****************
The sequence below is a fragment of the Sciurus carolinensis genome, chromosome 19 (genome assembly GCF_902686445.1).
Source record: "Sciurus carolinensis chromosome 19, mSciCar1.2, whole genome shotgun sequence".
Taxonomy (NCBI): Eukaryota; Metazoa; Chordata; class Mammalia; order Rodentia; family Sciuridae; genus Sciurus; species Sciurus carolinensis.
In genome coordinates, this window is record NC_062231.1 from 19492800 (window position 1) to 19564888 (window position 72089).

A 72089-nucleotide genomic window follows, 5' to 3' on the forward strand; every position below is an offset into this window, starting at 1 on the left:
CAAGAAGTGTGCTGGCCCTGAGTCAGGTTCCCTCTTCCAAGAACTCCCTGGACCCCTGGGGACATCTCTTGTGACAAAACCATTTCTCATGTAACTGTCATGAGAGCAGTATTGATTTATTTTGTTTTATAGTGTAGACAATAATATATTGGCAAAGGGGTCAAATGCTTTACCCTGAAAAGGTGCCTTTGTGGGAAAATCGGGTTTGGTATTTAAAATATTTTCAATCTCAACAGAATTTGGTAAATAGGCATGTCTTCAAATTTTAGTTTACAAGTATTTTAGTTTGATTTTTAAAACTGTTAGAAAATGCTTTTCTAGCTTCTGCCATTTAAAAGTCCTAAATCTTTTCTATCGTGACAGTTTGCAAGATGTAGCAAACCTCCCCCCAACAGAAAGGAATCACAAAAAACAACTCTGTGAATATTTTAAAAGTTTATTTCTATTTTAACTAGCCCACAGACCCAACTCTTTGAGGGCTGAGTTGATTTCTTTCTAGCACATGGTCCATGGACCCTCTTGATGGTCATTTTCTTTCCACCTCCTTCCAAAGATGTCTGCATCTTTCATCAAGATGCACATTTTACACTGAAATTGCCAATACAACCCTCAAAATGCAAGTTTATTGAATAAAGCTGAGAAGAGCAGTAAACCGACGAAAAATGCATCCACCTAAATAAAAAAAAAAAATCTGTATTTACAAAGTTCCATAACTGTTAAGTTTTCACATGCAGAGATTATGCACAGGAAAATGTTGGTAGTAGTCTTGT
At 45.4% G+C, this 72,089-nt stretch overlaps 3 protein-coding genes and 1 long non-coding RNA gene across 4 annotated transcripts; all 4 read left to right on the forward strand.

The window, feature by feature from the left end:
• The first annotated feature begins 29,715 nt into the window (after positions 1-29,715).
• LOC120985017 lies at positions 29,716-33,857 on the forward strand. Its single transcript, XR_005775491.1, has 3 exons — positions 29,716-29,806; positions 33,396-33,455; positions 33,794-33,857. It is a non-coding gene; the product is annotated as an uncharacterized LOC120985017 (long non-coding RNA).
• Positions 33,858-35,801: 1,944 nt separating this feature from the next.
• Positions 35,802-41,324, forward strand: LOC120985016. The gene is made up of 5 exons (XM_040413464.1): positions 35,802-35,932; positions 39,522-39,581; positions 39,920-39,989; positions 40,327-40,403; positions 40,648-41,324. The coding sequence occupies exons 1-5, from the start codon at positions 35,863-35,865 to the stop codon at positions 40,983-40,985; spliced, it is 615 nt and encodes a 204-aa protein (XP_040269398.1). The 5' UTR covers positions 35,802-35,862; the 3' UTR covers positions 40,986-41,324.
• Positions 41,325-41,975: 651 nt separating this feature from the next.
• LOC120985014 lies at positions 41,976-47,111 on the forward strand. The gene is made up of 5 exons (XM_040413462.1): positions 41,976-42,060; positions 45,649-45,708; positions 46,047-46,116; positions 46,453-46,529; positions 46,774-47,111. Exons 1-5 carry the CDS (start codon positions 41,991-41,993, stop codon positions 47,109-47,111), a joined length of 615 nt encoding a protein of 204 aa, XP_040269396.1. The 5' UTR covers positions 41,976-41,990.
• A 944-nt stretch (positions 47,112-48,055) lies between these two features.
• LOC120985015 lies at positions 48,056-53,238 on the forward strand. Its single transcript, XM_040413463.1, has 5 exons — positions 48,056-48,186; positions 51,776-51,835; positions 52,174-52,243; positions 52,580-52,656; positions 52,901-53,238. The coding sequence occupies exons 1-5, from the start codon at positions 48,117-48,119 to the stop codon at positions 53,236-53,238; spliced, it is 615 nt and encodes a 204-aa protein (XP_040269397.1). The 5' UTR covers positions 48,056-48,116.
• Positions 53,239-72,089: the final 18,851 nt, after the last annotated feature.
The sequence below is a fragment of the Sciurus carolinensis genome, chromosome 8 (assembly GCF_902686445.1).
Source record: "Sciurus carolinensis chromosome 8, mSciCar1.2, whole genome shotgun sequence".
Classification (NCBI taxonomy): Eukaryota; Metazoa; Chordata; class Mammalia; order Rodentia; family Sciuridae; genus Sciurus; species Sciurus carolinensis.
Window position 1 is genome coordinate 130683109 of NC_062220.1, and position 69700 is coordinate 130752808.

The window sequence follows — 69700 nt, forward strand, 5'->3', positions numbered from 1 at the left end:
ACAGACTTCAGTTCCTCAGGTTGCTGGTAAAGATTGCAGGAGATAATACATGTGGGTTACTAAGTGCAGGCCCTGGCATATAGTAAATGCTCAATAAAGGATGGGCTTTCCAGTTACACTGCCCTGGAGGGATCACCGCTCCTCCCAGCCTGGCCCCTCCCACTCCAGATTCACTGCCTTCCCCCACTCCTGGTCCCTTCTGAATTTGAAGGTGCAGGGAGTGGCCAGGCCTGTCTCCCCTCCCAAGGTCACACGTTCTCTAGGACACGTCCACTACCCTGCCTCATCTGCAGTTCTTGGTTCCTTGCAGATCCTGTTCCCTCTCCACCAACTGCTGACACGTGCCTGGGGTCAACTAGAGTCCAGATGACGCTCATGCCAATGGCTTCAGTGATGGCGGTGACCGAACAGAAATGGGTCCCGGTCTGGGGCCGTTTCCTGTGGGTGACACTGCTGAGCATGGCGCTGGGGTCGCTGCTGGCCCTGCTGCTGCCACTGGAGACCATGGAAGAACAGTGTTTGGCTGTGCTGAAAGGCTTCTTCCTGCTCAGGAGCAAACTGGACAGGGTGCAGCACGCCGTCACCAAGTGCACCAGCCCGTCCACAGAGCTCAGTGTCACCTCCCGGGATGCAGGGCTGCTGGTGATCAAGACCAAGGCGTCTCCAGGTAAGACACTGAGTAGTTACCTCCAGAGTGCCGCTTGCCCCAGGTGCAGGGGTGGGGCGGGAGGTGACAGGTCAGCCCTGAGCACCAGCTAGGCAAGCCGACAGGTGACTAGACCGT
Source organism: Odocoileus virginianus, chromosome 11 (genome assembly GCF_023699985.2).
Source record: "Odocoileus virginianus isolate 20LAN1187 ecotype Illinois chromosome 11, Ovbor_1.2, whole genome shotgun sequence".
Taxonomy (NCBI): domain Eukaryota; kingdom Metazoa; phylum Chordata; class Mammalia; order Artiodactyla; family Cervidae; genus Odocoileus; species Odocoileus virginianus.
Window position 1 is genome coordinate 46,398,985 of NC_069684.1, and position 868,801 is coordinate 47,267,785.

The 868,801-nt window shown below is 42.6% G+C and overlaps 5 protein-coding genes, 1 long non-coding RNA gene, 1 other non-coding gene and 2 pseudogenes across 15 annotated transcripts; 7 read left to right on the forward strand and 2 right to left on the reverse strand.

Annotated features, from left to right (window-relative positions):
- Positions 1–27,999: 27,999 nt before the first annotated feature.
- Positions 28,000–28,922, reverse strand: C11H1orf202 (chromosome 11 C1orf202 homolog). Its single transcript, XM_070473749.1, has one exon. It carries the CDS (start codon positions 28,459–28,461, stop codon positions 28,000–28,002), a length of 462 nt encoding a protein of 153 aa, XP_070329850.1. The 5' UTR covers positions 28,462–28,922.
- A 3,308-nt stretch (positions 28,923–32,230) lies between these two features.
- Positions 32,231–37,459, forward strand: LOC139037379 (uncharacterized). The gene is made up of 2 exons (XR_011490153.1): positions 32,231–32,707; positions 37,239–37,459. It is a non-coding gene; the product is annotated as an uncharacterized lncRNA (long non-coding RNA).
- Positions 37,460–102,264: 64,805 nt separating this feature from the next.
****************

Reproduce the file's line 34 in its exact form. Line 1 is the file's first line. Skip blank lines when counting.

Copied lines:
- Positions 37,460–102,264: 64,805 nt separating this feature from the next.